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Photo reveals absurd amount of 'invasive' junk mail one person receives daily: 'Should be illegal'

The picture stunned many commenters.

Photo reveals absurd amount of Junk mail stacks

Photo Credit: iStock

A picture posted on Reddit's r/Anticonsumption community, which has 639,000 members, shows a glimpse of the average American's daily junk mail. 

The picture shows a stack of papers and open envelopes on a counter, which the original poster described as "my daily stack of junk mail."

"This kind [of] spam and waste should be illegal," the Redditor wrote.

Junk mail stacks
Photo Credit: u/brian114 / Reddit

Getting paper waste in the mail on a daily basis can be rather obnoxious. But there's more to the nuisance.

Approximately 405 million tons — 892 billion pounds — of paper and paperboard are manufactured around the world annually, representing approximately 13-15% of overall wood consumption. 

Massive number of forests are chopped down to support this production, which not only takes away the homes of wildlife but also destroys one of the most effective and natural ways we have to cool down our overheating planet. This makes seeing stacks of paper go to waste in the form of needless mailers all the more infuriating.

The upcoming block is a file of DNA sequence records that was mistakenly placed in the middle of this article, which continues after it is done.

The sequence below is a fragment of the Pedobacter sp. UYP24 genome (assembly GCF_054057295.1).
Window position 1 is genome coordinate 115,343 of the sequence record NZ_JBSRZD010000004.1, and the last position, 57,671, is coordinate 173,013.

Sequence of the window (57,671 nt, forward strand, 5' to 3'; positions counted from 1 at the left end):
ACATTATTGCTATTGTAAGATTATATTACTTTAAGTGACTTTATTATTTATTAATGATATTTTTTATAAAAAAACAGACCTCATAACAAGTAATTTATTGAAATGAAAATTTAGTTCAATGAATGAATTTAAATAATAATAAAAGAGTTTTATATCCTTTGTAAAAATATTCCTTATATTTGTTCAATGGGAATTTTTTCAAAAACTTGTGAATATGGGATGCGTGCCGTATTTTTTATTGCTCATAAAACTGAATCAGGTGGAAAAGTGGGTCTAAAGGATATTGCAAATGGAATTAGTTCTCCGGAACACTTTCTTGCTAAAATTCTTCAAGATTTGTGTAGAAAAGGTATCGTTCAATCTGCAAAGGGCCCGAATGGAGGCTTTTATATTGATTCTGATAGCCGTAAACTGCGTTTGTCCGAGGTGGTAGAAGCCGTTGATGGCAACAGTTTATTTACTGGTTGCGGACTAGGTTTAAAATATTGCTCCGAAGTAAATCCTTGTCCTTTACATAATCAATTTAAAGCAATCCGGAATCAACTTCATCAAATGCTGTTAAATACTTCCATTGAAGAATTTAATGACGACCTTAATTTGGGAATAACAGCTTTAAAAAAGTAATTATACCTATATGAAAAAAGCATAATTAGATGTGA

An estimated 100 billion pieces of unwanted junk mail are sent out each year in the U.S. alone. The planet-overheating gas pollution created by this invasive mail each year is about equal to the pollution created by seven U.S. states combined.

"The buying and selling of marketing lists is invasive. We should be able to say no," Alan Durning, founder and executive director of Sightline Institute, told the Sierra Club.

The good news is there are indeed ways to say no to junk mail. 

To stop the flood of unsolicited mail, consider visiting DMAchoice.org. This mail management service, priced at just $4, offers a 10-year period of reduced unwanted mail, helping to declutter your mailbox.

For those who can't stop getting credit card offers, you can use OptOutPrescreen.com to reject prescreening mail for credit or insurance.

Reddit commenters had plenty to say about the issue.

"I shouldn't have to pay to opt out every 10 years when I never opted in," one user expressed

"I work at the post office and you should see how many Uline catalogs we get and throw away since the businesses getting them haven't existed for 20+ years," another added.

"When we moved into our house, we found that the former residents were subscribed to dozens of catalogs — the first time we were able to get the mail it was a stack literally 4 inches tall made almost entirely of catalogs," recalled a third. "I used Catalog Choice and was able to get our address off the mailing lists. It's a really handy site and it cut our junk mail down significantly!"

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